Photographer Giles Clement has performed some interesting experiments, such as mounting a large format camera to a drone. He also made his own 16×20 camera, and it all started as a sketch on a bar napkin. He uses his DIY camera to create stunning wet plate ambrotypes, and he shared with DIYP how he got to build this camera himself.
Giles had an idea which he first sketched on a bar napkin. Then, he turned that sketch into the first version of his DIY camera, using $172 worth of Home Depot lumber, some scrap plastic and several cases of beer over the course of one day. “That camera worked well for about a year and a half before I thought I should probably make something a little more professional looking if I was going to continue photographing people for money with it,” Giles tells DIYP.
The second version also began as a doodle on some paper. His first intention was to have a friend take his sketches and draw them into cad so he could get the parts machined. However, this turned into Giles himself getting cad and learning how to design as he went. So, his new camera went from sketch to functioning in a little less than six weeks.
“It’s a monorail design with front and rear tilts and a rear standard screw operated focus mechanism. The ground glass moves up and back via four gas spring arms to allow for the film back to be inserted. I designed the film back to be side loading since, when shooting a portrait, the camera is pretty high up making top loading a pain. The camera is four feet long with both rails connected and it weighs in at right around 34lbs.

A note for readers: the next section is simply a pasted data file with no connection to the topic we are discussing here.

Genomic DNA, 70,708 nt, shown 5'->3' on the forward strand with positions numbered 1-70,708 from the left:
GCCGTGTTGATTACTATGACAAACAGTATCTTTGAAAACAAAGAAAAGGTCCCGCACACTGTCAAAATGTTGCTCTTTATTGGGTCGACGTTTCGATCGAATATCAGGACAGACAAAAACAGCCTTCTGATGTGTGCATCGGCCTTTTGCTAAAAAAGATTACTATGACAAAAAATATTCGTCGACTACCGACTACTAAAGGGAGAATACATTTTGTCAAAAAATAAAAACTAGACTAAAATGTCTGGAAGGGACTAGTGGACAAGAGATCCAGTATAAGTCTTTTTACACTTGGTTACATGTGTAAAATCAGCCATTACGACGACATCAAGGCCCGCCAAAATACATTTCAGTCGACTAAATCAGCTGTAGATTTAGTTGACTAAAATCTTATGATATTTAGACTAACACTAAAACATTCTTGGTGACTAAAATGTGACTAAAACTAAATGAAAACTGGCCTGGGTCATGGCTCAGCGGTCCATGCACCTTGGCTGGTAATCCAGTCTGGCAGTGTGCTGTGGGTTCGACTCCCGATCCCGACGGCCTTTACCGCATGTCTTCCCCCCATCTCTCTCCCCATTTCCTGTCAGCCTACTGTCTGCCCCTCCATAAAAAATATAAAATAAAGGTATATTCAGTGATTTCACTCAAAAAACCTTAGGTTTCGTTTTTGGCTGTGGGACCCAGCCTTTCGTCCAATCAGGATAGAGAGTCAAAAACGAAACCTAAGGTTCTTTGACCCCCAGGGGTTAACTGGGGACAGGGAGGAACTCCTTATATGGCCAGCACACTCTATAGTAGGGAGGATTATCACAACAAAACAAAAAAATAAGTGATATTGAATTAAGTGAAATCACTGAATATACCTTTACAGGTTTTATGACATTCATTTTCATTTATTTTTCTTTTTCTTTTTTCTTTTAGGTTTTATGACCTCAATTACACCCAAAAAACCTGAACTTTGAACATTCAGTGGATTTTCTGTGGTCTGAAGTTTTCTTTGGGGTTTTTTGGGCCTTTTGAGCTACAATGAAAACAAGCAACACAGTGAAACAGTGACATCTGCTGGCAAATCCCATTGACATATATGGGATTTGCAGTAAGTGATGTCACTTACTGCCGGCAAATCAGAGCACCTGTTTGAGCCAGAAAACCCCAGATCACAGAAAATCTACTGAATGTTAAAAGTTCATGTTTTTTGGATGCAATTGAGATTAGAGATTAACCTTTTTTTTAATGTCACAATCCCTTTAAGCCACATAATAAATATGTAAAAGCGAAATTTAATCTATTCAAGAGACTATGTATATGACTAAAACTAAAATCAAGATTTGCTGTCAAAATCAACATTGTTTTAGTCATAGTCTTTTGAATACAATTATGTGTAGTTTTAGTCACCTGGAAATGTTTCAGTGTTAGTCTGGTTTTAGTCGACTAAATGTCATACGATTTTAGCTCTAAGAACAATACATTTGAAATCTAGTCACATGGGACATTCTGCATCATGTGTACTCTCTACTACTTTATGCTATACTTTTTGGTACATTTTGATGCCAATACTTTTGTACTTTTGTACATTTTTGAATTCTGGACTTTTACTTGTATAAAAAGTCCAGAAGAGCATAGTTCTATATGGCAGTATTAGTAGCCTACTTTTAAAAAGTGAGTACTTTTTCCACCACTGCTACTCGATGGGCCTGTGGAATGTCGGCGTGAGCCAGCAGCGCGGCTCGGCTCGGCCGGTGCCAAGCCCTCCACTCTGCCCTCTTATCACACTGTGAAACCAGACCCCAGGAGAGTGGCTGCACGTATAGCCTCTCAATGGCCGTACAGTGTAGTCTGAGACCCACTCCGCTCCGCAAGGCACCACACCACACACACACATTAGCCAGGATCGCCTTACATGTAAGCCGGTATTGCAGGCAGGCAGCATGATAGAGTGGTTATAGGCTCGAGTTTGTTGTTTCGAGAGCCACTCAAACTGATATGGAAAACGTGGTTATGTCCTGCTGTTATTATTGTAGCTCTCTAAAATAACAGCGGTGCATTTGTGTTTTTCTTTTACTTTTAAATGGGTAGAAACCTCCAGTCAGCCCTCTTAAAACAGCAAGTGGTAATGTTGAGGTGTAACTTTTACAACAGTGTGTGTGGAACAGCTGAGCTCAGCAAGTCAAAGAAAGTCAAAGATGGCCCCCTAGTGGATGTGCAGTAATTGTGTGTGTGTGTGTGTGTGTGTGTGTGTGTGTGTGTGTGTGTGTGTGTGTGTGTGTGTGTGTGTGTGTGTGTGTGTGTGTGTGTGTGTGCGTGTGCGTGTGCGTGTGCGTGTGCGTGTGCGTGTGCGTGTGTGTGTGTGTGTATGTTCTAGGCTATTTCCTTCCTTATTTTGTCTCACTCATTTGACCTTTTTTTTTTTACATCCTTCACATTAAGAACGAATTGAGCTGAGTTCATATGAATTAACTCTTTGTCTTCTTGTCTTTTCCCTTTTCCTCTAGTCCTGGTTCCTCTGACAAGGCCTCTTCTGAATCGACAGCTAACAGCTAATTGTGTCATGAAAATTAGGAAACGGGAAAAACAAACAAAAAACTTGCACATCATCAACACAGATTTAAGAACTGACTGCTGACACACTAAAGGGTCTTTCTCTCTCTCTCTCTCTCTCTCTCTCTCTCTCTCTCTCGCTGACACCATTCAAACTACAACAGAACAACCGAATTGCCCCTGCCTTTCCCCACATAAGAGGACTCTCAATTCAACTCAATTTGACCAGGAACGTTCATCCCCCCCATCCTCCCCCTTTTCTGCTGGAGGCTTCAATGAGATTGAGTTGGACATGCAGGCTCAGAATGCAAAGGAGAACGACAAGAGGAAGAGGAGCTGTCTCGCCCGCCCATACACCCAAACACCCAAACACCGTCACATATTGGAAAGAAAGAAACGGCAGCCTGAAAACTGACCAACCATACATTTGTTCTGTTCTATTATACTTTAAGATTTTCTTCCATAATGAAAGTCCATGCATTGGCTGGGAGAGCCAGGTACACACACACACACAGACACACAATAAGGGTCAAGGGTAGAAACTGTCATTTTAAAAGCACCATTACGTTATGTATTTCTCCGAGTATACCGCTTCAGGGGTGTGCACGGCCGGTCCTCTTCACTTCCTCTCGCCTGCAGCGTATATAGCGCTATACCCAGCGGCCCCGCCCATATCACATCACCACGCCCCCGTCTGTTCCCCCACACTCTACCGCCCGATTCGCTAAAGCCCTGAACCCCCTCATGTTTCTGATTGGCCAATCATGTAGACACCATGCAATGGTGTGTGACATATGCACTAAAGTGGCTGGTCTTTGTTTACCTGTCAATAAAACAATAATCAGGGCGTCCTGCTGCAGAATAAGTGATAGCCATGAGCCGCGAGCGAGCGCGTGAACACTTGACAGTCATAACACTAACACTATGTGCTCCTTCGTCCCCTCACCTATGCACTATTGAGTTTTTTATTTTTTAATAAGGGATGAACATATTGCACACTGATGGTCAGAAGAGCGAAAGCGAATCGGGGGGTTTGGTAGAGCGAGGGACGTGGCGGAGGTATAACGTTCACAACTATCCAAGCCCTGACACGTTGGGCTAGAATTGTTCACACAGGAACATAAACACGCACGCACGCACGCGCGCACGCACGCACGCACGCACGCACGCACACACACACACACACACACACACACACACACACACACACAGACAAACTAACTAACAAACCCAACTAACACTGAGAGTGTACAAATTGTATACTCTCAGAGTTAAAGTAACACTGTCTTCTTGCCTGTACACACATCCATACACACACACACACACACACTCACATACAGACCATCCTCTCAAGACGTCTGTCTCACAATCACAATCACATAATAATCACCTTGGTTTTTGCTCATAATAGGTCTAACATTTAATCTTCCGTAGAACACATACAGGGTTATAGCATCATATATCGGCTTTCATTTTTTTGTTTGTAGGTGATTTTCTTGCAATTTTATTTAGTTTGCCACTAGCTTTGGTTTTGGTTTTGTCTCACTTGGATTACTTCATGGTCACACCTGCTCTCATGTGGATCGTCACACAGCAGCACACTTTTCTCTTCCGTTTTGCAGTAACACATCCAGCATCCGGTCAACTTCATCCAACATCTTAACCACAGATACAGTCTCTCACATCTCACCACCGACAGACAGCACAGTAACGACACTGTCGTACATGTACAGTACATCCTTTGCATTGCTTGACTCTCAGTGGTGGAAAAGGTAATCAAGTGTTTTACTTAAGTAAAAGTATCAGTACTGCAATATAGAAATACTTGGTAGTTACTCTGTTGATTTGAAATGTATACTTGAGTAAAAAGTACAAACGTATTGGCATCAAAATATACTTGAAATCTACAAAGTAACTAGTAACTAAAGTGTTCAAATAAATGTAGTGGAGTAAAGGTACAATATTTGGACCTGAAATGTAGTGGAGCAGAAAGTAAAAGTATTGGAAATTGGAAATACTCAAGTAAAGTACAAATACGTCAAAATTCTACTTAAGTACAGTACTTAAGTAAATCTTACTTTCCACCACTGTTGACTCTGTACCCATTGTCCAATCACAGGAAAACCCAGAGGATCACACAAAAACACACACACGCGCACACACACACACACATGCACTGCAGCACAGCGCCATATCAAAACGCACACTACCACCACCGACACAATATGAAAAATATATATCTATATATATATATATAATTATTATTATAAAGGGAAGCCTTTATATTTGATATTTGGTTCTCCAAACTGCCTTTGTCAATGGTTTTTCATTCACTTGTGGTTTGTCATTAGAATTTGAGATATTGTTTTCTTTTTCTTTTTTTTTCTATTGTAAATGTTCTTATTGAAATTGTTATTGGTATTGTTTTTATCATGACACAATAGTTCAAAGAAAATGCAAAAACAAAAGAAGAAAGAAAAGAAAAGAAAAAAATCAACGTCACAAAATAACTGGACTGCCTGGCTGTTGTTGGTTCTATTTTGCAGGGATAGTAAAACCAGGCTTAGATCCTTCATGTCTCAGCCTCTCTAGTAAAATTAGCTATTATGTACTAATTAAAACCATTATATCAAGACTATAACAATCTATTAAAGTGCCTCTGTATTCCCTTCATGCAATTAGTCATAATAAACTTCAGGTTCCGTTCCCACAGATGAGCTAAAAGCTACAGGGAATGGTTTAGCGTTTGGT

The camera is mostly made of aluminum and carbon fiber and the majority of it is water jet cut flat stock screwed and epoxied together. I was trying to keep the milled parts to an absolute minimum since CNC time is horrifically expensive. The bellows were made by CameraBellows.co.uk, a company which has been manufacturing bellows since the 1800’s. ”
Giles uses the camera mostly to shoot glass ambrotypes. However, he adds that it could just as easily shoot film or paper. His primary goal with the camera was to make it as easy to use as his 4×5 Sinars, but he also wanted it to be beautiful and light. Although there were other, cheaper options for material and design, he says that ultimately creating of the camera how he wanted it to look was something he really enjoyed.
DIYP asked Giles about the lenses he uses with this DIY camera he made. He tells us that he’s always looking for new lenses, but right now he primarily uses a Goerz Dogmar 500mm f/4.5 ,which was made in 1918. In addition, he also has a super wide 14” f/16 and a 27” f/8 Anastigmat.
“I’d like to find a bit of a longer fast lens, or if I can’t find one, have one built. I’ll probably try to pay off the camera credit card first though.”
Seeing Giles’ projects so far, I’m looking forward to seeing what he will come up with next. And I hope that camera credit card will be paid off soon. : )